Libraries at University of Nebraska-Lincoln


Date of this Version

Summer 8-7-2015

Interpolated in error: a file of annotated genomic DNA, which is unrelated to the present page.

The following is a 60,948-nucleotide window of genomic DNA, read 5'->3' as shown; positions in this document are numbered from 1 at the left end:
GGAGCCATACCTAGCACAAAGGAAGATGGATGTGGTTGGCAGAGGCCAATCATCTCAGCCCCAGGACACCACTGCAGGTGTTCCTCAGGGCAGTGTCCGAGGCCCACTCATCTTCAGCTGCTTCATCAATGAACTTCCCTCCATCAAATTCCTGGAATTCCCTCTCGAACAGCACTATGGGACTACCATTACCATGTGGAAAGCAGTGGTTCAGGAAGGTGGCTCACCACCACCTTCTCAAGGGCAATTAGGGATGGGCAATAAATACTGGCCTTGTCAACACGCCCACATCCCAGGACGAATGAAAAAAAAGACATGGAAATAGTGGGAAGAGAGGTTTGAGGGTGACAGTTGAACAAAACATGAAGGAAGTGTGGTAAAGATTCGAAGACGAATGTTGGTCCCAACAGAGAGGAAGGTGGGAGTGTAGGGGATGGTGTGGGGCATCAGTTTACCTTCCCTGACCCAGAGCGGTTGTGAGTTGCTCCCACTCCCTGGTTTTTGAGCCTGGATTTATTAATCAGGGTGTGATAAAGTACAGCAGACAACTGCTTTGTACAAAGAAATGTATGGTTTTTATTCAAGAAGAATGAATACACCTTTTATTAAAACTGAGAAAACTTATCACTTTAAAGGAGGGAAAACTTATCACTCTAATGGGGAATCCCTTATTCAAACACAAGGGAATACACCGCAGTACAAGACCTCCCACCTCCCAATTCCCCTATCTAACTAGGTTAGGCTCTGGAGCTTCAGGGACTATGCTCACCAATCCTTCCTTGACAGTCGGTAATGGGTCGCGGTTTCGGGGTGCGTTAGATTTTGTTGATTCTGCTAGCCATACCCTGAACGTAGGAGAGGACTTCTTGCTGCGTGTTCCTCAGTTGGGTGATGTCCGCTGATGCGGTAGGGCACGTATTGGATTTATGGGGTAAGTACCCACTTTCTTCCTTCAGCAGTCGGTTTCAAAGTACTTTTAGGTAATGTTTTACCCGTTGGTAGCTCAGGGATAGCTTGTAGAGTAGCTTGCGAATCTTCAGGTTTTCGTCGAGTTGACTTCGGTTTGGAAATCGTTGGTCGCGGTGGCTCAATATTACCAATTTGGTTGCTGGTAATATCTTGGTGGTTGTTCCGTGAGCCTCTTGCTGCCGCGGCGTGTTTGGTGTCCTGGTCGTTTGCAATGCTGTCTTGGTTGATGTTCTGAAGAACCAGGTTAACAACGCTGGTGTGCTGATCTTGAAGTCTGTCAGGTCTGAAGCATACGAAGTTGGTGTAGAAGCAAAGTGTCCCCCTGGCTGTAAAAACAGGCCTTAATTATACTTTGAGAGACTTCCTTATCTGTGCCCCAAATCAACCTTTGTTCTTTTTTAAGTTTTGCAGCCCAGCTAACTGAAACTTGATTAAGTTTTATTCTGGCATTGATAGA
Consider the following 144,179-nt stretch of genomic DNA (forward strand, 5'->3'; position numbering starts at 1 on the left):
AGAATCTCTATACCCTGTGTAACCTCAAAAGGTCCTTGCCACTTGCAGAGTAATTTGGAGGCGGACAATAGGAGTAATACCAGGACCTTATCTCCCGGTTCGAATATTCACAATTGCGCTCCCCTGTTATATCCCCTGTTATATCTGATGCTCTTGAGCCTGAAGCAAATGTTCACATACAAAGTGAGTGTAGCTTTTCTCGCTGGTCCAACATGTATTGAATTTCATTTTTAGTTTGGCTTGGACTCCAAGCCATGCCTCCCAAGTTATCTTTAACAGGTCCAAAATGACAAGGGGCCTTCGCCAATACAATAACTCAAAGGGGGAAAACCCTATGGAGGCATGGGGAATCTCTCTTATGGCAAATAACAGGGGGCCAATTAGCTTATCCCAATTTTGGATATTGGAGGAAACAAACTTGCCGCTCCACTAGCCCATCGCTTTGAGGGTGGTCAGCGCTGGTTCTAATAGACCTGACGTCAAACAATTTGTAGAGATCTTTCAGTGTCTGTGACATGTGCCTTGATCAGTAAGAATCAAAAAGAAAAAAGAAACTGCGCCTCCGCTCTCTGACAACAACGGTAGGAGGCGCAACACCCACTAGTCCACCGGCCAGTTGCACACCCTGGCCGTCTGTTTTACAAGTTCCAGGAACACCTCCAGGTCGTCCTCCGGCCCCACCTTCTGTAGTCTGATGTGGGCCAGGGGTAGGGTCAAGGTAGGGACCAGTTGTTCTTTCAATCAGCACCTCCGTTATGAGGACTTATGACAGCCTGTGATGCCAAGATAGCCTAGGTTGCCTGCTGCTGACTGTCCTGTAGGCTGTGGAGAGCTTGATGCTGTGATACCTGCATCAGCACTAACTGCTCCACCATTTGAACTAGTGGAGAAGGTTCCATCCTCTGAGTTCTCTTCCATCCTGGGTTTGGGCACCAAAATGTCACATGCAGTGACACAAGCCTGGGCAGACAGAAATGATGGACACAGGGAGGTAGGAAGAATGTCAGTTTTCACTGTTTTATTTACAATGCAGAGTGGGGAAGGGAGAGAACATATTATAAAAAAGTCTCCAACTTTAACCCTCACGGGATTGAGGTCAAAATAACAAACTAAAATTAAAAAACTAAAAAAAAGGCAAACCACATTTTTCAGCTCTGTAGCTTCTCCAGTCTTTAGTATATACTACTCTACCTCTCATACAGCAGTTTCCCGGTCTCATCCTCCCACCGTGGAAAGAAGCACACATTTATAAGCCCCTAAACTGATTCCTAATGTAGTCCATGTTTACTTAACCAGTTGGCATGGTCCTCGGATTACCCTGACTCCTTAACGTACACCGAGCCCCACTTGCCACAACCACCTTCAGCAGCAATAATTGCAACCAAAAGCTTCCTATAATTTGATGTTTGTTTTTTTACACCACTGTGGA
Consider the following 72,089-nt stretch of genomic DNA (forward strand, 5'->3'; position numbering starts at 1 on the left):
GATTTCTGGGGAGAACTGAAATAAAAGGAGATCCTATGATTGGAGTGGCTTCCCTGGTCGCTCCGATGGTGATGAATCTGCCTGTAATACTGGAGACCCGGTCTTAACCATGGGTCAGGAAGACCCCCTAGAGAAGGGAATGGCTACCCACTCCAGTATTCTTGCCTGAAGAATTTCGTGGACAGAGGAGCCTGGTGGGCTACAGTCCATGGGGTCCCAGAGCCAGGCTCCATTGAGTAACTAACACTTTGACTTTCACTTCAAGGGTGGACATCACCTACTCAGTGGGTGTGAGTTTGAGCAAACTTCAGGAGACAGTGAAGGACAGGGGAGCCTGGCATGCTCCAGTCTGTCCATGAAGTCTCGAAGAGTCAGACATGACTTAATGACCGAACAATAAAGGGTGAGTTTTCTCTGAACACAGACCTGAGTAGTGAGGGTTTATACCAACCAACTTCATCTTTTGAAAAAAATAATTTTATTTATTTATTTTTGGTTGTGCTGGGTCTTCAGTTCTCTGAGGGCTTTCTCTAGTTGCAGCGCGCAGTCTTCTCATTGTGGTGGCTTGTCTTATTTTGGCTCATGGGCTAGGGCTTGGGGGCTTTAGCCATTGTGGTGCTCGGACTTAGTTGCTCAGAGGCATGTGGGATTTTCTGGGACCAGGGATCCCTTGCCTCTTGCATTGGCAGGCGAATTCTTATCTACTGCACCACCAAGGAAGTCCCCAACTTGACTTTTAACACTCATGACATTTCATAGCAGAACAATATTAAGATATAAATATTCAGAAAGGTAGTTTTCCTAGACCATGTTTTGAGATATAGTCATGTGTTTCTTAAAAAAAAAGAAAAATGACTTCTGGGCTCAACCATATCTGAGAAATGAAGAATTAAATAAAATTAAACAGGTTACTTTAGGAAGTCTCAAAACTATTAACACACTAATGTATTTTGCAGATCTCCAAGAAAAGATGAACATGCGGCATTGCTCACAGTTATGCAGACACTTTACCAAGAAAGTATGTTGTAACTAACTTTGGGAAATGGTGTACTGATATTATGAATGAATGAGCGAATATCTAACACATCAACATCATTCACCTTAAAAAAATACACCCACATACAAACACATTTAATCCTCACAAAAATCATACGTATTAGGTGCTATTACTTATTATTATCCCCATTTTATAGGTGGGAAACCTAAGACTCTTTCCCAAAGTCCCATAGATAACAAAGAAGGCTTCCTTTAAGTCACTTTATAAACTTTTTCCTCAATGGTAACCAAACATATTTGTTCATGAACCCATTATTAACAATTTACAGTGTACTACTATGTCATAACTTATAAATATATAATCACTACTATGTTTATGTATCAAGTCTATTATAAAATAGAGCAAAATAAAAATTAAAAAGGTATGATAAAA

Technology is a mobile and integral part of many work places, and computers and other information and communication technology have made many users’ work life easier, but technology can also contribute to problems in the cognitive work environment and, over time, create technostress. Much previous research on technostress has focused on the use of digital technology and its effects, measured by questionnaires. This paper applies a distributed cognition perspective to human–technology interaction, investigated through Limesurvey to examine technostress, its effects and measures taken to avoid it among librarians at university libraries in Delhi. About 200 library professionals participated in the study. Data was subjected to correlation and regression analysis analysed through Quickcals (Graphpad software. Analysis reveals high that there exists a high level of technostress among the library professionals engaged in Delhi libraries. Moreover, no any effective measures have been undertaken to combat the phenomena.